The Biennale of Sydney is the pre-eminent and longest-running biennial in the Asia Pacific region. Since its inception in 1973, it has provided a platform for art and ideas, showcasing the work of over 1,800 artists from more than 100 countries. Today it is considered one of the leading international art events, recognised forcommissioning and presenting innovative, thought-provoking art from Australia and around the world.
Brook Andrew commented: “I am honoured to be appointed Artistic Director of the 22nd Biennale of Sydney in 2020. As Artistic Director, I am interested in shining a light on the active, stable and rich pre-existing collaborations and connectivity of Indigenous and Edge cultures. I aim to work together with artists, collectives and communities, from Australia and around the globe, to reconfigure the world as we see it and reveal rich local and global rhizomes and unique individual cultural expressions in one place.”
This announcement comes following a year of great activity in which Brook has completed a residency at Künstlerhaus Bethanien, Berlin; presented Ahy-kon-uh-klas-tik, an interrogation of the Van Abbemuseum archives in Holland; and participated in exhibitions in Victoria (Bunjil Place, and the National Gallery of Victoria in Melbourne), Sydney (Roslyn Oxley9 Gallery), Germany (Galerien der Stadt, Esslingen am Neckar) and Israel (The Negev Museum of Art, Be'er Sheva).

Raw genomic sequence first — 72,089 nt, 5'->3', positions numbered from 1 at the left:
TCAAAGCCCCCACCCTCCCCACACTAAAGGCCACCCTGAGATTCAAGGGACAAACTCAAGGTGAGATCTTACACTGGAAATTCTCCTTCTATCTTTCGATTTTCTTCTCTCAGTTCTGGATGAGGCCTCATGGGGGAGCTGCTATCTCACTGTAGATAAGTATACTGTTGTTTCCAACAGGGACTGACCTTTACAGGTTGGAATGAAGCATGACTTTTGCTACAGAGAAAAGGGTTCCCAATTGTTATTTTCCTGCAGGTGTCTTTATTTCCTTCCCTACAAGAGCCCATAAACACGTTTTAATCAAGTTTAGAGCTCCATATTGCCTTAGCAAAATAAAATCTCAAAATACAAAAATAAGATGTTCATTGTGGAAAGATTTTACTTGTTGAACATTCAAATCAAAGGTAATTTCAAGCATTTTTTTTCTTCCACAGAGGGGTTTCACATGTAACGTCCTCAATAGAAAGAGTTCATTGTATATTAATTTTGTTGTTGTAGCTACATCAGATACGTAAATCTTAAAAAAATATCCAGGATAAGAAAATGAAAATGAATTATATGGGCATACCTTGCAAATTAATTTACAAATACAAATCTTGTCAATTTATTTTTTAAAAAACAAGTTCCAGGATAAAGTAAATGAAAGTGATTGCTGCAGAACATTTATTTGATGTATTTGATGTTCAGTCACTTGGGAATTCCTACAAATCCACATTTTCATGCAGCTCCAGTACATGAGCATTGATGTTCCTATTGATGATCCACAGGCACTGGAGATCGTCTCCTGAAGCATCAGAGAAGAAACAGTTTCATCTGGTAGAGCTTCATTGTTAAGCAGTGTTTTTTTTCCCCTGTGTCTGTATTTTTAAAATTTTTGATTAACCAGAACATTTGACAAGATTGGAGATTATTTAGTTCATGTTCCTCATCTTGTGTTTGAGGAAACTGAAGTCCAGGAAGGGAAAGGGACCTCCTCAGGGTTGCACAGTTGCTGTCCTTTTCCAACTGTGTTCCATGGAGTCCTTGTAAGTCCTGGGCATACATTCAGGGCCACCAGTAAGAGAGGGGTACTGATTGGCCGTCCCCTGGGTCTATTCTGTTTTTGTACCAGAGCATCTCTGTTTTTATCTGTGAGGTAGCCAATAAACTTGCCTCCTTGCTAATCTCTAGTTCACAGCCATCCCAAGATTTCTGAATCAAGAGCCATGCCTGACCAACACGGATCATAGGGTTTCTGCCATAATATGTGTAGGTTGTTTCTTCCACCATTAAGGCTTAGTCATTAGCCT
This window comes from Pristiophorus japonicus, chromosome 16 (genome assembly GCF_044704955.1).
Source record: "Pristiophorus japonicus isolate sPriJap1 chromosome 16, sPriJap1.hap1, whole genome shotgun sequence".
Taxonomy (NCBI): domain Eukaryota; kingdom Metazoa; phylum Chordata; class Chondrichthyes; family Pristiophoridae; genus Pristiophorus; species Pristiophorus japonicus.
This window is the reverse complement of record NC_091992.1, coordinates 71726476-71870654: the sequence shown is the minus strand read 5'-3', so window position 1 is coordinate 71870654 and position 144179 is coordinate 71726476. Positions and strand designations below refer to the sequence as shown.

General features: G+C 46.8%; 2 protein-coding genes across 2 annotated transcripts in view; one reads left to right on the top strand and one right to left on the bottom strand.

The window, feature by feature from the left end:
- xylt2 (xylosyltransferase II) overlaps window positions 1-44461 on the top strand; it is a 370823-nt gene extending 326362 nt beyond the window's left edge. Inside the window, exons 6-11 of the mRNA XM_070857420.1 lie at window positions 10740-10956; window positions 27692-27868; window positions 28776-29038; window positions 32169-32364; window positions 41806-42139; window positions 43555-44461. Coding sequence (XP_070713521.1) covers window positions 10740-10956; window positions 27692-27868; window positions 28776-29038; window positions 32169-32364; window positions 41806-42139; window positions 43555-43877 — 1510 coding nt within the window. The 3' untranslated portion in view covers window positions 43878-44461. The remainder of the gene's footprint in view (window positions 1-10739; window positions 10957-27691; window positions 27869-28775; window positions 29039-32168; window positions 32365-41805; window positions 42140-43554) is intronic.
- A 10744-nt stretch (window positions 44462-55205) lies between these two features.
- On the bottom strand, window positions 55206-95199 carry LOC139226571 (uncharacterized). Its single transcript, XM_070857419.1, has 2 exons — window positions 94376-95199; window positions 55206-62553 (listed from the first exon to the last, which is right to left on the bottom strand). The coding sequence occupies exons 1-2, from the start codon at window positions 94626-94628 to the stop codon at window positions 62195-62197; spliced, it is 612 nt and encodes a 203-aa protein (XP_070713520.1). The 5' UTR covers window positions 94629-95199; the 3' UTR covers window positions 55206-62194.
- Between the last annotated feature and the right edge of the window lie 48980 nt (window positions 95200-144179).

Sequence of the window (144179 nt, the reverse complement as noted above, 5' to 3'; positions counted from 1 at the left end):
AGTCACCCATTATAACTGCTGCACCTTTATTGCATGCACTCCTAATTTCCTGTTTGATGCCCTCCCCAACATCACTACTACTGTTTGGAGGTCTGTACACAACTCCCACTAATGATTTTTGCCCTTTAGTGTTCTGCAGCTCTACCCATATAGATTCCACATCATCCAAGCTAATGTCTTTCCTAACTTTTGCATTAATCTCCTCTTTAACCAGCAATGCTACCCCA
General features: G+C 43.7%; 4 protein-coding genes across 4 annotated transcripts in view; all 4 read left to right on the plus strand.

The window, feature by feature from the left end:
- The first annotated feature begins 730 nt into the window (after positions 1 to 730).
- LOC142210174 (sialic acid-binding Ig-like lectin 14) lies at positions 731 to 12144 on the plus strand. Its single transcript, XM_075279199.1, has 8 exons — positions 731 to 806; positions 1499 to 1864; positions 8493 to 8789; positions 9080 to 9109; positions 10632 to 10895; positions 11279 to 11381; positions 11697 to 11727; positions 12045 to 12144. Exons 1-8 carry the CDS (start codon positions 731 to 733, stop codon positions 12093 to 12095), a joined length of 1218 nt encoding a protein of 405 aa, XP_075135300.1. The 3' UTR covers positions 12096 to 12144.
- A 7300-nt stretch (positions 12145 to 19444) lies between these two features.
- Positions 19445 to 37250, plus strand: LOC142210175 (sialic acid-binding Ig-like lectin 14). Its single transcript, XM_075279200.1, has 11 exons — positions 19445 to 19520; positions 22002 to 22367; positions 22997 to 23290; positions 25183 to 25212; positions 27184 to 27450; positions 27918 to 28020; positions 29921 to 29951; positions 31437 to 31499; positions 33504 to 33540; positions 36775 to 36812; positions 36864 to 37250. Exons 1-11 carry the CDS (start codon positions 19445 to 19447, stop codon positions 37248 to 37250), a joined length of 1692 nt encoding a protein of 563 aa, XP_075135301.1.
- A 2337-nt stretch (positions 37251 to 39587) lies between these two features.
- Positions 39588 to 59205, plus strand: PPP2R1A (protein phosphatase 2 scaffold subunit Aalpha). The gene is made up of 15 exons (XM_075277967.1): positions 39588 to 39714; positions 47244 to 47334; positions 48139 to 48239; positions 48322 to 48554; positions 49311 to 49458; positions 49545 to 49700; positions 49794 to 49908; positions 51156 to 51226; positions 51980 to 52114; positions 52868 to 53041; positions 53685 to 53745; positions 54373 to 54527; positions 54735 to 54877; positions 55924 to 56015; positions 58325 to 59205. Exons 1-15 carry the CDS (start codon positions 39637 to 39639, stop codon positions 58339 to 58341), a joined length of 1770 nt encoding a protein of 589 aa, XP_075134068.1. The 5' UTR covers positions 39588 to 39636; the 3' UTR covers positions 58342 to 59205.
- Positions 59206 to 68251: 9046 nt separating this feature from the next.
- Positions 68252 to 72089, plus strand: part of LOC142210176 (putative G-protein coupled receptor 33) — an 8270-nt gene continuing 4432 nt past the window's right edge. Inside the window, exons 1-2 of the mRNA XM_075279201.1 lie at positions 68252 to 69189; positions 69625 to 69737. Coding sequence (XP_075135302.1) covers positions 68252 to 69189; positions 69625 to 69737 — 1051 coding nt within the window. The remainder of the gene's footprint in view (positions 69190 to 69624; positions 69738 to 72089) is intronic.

Most recently Brook participated in the 21st Sydney Biennale, SUPERPOSITION: Art of Equilibrium and Engagement (which closed on 11 June) by presenting What’s Left Behind, 2018. The piece comprised five sculptural vitrines, each corresponding to one of the five elements of Wu Xing: Water, Air, Fire, Earth and Metal. Inviting four artists to contribute to the artwork, Andrew asked each to reflect on the idea of memory – that which is present yet also absent, and the way objects can have transferable and alternate meanings, imbued with their own or substitute histories and stories. The artists: Rushdi Anwar, Shiraz Bayjoo, Mayun Kiki and Vered Snear, placed a combination of personal objects, artworks, and objects selected from the collection of the Museum of Applied Arts and Sciences, Sydney, within each of Andrew’s sculptural vitrines.
Tombs of Thought II (Earth), 2016-17
Installation view, Brook Andrew: The Right to Offend is Sacred, National Gallery of Victoria, 2017. Photo: Dianna Snape.
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